The amount of land zoned for office use in the Helsinki Metropolitan Area in recent years is enough to last several decades, and new office construction clearly exceeds demand. What makes this trend problematic is that it results in more vacant old office buildings and a continuously worsening shortage of housing.

Concentrating commercial development in key areas has several benefits

At the beginning of the 2000s, there was a shortage of office premises in the Helsinki Metropolitan Area. Since that time, however, the construction of new office properties has clearly exceeded the current demand. As the urban structure and the needs of residents and businesses are constantly changing, making zoning decisions based on needs assessments looking decades ahead does not seem rational.

With office construction not tightly regulated like shopping centre construction, land has been zoned for office use and office buildings erected in a decentralised manner around the metropolitan region. While I understand the aim of cutting down on commuting by taking jobs close to residential areas, I don’t believe this can realistically be achieved in practice.

I am not calling for more regulation but, in the big picture, there is no justification for having office properties located in a decentralised manner. In my opinion, office construction should be concentrated in the most attractive areas while ensuring that these locations also have diverse and effective transport links and services. Leppävaara, Ruoholahti and Aviapolis are excellent examples of such clusters.

Vacant office premises and a shortage of housing

New office buildings have found occupants, but oversupply has left a substantial amount of older office premises vacant. Knowing that the Helsinki Metropolitan Area suffers from a severe housing shortage, you can’t help but wonder whether some office buildings could be converted to residential use or replaced by new residential buildings.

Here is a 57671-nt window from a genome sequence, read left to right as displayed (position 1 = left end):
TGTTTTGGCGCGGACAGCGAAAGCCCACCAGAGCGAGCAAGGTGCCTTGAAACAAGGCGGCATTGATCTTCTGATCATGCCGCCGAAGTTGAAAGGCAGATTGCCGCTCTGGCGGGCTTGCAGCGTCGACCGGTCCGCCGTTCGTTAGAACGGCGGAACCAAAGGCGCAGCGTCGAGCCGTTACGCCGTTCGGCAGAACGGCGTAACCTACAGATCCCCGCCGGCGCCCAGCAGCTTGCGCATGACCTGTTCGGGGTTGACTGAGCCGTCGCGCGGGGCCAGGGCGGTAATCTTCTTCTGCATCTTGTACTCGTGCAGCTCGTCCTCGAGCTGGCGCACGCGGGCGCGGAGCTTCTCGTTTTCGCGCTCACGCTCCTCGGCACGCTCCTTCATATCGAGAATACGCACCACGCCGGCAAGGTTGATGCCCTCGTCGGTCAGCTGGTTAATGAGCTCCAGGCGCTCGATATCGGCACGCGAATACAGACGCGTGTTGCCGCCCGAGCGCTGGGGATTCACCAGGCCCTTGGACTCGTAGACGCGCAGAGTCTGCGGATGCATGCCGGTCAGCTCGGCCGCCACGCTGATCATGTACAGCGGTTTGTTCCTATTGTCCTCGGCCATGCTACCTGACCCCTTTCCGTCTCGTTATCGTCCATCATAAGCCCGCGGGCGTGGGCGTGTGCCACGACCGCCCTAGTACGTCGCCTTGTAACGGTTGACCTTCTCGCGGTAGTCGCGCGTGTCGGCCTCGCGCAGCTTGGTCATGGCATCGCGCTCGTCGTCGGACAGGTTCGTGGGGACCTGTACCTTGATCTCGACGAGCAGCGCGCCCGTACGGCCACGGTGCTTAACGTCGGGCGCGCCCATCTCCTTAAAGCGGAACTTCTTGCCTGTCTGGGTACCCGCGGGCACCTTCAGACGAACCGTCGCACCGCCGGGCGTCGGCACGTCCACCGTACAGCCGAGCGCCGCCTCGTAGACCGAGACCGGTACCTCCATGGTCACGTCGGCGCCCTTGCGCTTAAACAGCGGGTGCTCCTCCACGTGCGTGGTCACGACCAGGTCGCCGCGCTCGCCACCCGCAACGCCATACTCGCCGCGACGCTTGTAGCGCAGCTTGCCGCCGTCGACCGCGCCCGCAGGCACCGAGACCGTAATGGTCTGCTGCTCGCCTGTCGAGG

However, achieving the required zoning changes has proved difficult, and few developers have gone down that road. One good example of a successful zoning change is found in Lauttasaari, where an old and declining office cluster on the southern tip of the island has found new life in residential use. I believe that many similar office clusters could be converted into functional and vibrant residential areas by making the required changes in zoning, and I hope that there will be more flexibility for zoning changes in the near future.

Any zoning decisions in the Helsinki Metropolitan Area must also take into account that the number of private cars on the roads is unlikely to decrease in the coming decades despite the completion of the Western Metro Extension. Concentrating office construction in key areas facilitates the planning and implementation of effective traffic solutions for public transport, private cars and even those who run or ride a bicycle to work.

Kari Inkinen
CEO of Sponda

Published

6.5.2013
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